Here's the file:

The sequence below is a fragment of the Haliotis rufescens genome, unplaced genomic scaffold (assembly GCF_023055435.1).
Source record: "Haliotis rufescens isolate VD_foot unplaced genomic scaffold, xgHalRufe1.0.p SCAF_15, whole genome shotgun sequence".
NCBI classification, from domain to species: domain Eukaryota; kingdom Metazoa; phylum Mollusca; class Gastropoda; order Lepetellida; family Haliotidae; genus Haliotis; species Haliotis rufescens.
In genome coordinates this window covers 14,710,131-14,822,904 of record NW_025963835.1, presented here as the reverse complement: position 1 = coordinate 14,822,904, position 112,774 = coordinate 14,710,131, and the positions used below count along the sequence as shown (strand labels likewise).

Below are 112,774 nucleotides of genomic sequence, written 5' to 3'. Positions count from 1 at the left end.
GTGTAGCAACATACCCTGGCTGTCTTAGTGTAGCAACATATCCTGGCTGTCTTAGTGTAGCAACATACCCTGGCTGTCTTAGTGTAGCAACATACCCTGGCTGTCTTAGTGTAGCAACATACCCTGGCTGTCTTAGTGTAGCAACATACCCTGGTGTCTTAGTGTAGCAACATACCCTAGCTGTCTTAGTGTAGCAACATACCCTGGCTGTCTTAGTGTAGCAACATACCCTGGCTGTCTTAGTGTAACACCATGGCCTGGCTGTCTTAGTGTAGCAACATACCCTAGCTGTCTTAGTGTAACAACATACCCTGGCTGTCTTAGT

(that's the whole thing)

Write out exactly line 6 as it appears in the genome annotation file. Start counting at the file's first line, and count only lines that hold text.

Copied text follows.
GTGTAGCAACATACCCTGGCTGTCTTAGTGTAGCAACATATCCTGGCTGTCTTAGTGTAGCAACATACCCTGGCTGTCTTAGTGTAGCAACATACCCTGGCTGTCTTAGTGTAGCAACATACCCTGGCTGTCTTAGTGTAGCAACATACCCTGGTGTCTTAGTGTAGCAACATACCCTAGCTGTCTTAGTGTAGCAACATACCCTGGCTGTCTTAGTGTAGCAACATACCCTGGCTGTCTTAGTGTAACACCATGGCCTGGCTGTCTTAGTGTAGCAACATACCCTAGCTGTCTTAGTGTAACAACATACCCTGGCTGTCTTAGT